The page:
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Not managed to image this one myself yet (non-stop rain) but I found a new asterism in Cassiopeia that bears a strong resemblance to the Greek letter Lambda.

Will grab this with the mini-WASP array at the first opportunity 🙂

 

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Arrived today 🙂  This is clearly a labour of love.  Beautifully presented, oozing quality, and very fine attention paid to the detail throughout.  I had the honour of going through Brian’s Ph.D. thesis on “A Survey of Radial Velocities in the Zodiacal Dust Cloud” some years ago.  This thesis differed very significantly from every other thesis that I had gone through during my 23 years at Southampton University.  How did it differ?  There was not a single spelling mistake, not a single typo error, no grammatical errors, no errors with the presentation of any of the diagrams, and of course no errors of fact.  With 23 years in higher education – I had not seen such a perfect piece of work produced in a Ph.D. thesis before.  What has this got to do with “Diableries”?  You get the same presentation in Diableries as you got in the thesis.  Word perfect, perfect layout, extreme attention to image quality and detail – Brian is clearly a perfectionist – and Diableries is an example of stereoscopic perfection available for you to appreciate in front of a roaring log fire this winter.  Superb job Brian 🙂 🙂

 

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Just over one year ago I wrote the piece below:

I guess I have reached that age where I feel I can do much better than the dimwits who are running this country.  I feel highly underwhelmed at their complete lack of vision and foresight.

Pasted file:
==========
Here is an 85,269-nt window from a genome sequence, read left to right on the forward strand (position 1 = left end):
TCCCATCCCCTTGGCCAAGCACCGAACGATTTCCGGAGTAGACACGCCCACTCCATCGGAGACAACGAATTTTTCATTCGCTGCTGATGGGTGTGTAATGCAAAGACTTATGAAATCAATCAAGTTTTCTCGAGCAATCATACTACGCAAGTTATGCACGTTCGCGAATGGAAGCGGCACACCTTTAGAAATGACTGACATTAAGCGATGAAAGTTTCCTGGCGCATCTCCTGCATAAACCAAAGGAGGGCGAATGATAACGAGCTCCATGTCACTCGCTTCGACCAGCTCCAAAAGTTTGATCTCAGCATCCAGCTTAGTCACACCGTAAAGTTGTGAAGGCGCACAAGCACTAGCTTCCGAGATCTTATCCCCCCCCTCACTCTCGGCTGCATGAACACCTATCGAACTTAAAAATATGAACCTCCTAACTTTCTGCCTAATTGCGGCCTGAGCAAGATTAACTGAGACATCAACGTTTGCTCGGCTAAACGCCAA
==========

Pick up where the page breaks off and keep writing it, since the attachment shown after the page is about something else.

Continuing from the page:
I have just seen a “Grand Designs” programme where a couple of guys with a couple of million quid turned a water tower in the center of London into a mega-palace worth (I would imagine) somewhere between 10 and 100 times their investment.  This got me to thinking – what could we do if we had Government budgets to play with, and we thought even bigger than those two developers?

Keep with me for just this last piece of the jigsaw.  My first job was at Harwell, yes the atomic energy place.  The U.K. was, for a significant period of time, the font of all knowledge when it came to nuclear reactor design.  We really knew what we were doing.  As a second piece of interlinking knowledge – there are only two places on the planet that can build the new huge steel pressure vessels needed for the next generation of nuclear reactors – and yes, one of those two places is of course the U.K.

A quick Google (always a bad thing to do on an empty stomach) says that the U.K. electrical energy consumption is around 36GW, so let’s call that 40GW.  There are current nuclear reactors rated at 800MW, so let’s say that with our greater know-how regarding reactor technology, we could put together a reactor with 1GW output.  So we could build 40 of these reactors, say over the next 10 years, and we could be energy independent.  It would be possible to get off the gas supply circuit, which is only going to lead to tears, and use electricity for all our domestic and commercial needs (the car and petrol would last a bit longer unfortunately).  It would be possible to even make electricity free for all domestic users – should the Government care to be so brave.  I don’t know what they would do about the current energy providers and the stink they would kick up – but if it was left to me I would give them 10 years notice to find another job.

Such things are possible if you have the will, and the money to back the ideas.  America is thinking about a trillion dollar investment into defence alone – a nuclear-based U.K. would certainly come in at less than that figure.  It could be done.  We won’t do it – and we’ll continue to fret and worry at the current economic situation without taking the really bold measures that could propel us out of this situation.  We won’t do it while we have lily-livered brain-dead Politicians running the show.  Rant over.

I now see some action in Somerset – though unfortunately not at the level of commitment I was hoping for – still, at least it’s a start.

 

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Two nights ago I got the last of four frames for a whole of Cassiopeia mosaic using the Canon 5D MkII and a 200mm lens.  You can see the result here